The whistleblower at the heart of the Ukraine controversy said White House officials ordered information about President Donald Trump’s phone call with President Volodymyr Zelenskiy to be removed from the classified server typically used to store such information – and placed on a hyper-secure “code word” server. Such special protections are typically reserved for material of the gravest sensitivity – detailed information about covert operations, for example, where exposure can get people killed.
The move was highly suspicious, the whistleblower said several White House officials told him, because “the call did not contain anything remotely sensitive from a national security perspective.” On Friday, the White House confirmed that National Security Council lawyers directed that the call records be placed on that server.
I served under President George W. Bush and President Barack Obama and worked for four national security advisers on the National Security Council staff. I have staffed presidential meetings and phone calls with foreign leaders and spent hundreds, if not thousands, of hours in the White House Situation Room. It is difficult to overstate just how abnormal and suspicious treating the call in that manner would be.
In my almost six years on the NSC staff, I never personally saw or heard of the records of a presidential call being moved to the “code word” system. Such a move would be justified only if a president and foreign leader were discussing material so sensitive that individual intelligence officials with top-secret clearance had to be “read into” access to it – an unlikely prospect, even with our closest allies.
Moving the memo to the code word server suggests Trump officials really did know the call was as bad as the president’s critics say it is. The argument some Trump officials are making – that they protected Trump’s conversations to avoid leaks – is scarcely less damning, if the point was to avoid leaks of conversations in which the president leveraged U.S. power for his own political advantage (or endorsed foreign interference in U.S. elections).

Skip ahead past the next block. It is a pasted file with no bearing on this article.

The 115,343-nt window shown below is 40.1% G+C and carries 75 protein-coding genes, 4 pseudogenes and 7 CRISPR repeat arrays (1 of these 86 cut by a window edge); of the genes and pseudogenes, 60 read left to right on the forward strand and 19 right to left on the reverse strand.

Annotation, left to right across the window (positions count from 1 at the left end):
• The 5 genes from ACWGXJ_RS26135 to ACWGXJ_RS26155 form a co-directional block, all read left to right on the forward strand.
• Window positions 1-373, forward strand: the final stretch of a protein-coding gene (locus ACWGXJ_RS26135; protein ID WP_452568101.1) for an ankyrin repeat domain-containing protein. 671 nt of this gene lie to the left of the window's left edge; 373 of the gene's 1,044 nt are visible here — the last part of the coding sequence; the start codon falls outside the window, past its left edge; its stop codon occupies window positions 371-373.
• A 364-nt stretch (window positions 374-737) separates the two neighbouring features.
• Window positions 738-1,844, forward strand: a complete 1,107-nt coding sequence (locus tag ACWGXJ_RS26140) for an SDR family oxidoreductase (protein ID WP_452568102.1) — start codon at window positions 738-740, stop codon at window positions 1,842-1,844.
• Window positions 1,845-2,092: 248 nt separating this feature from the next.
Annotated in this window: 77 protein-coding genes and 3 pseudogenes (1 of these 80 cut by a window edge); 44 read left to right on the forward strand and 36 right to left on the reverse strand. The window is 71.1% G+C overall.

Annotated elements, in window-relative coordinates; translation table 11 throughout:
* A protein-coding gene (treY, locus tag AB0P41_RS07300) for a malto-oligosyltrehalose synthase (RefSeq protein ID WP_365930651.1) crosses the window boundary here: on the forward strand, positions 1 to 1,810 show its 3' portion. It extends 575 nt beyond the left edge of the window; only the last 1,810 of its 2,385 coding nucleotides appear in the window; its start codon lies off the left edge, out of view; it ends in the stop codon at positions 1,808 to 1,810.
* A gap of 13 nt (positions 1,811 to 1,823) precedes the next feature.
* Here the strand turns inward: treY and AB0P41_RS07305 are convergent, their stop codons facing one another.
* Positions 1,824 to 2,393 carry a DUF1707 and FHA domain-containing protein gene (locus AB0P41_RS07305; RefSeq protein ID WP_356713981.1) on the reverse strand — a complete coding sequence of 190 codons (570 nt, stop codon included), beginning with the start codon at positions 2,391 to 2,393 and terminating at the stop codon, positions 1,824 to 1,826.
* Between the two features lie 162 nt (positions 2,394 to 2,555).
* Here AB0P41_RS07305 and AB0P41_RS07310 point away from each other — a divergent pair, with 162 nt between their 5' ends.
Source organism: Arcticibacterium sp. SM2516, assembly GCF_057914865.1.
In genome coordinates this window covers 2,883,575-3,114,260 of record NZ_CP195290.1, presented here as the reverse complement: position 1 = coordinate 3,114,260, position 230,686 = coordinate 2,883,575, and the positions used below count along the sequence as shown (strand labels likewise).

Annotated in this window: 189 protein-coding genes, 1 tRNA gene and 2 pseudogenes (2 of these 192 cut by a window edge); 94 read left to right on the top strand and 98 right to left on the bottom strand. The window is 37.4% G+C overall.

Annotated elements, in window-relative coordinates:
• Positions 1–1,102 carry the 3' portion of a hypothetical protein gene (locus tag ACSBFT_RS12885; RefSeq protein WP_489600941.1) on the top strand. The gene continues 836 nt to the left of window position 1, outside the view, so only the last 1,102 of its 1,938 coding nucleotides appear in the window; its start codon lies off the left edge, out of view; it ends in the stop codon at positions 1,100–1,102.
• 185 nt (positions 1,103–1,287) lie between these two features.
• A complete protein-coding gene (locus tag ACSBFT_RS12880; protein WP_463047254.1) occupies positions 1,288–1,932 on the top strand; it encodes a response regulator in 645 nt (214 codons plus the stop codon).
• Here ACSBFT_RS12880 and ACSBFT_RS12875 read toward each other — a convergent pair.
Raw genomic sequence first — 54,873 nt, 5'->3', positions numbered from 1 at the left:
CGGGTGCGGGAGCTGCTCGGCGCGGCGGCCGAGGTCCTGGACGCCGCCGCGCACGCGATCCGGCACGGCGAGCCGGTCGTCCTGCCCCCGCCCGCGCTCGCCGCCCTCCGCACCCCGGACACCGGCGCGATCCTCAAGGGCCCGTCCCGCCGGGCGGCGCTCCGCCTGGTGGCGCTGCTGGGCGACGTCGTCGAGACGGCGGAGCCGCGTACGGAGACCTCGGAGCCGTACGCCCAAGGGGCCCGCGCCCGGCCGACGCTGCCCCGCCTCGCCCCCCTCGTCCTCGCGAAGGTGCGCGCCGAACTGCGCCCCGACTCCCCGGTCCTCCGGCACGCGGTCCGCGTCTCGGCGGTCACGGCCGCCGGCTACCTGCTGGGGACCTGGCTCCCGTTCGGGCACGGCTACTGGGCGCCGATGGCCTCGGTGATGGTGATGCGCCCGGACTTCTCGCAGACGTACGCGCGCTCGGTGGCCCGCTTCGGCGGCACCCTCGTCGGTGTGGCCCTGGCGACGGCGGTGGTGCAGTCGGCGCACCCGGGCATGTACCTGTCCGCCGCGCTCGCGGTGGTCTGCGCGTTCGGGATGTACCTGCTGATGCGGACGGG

If the code word server was used to prevent leaks as a general matter, does that mean that all of the president’s phone calls with foreign leaders are stored there? That, in itself, would represent a remarkable departure from the intended use of the classification system.
People outside national security circles might well wonder whether a president’s calls to foreign leaders are, by their nature, sensitive enough to be placed on the special server. They are not. To be sure, presidential calls are extraordinarily well protected, befitting their importance. Those calls are the coin of the foreign policy realm. They are carefully prepared for, well-staffed by professionals and (ordinarily) used only to advance America’s national interests. They focus on peace deals, trade agreements and matters of war and peace. The memorandums of these conversations are generated by national security professionals in the Situation Room, including career employees of the intelligence agencies, the State Department and the military. These people produce rough transcripts, which are then reviewed for accuracy by relevant subject-matter experts on the NSC staff who were listening to the call, and finally by what is known as “the Suite” – the small West Wing offices that house the NSC chief of staff, the deputy national security adviser and the national security adviser.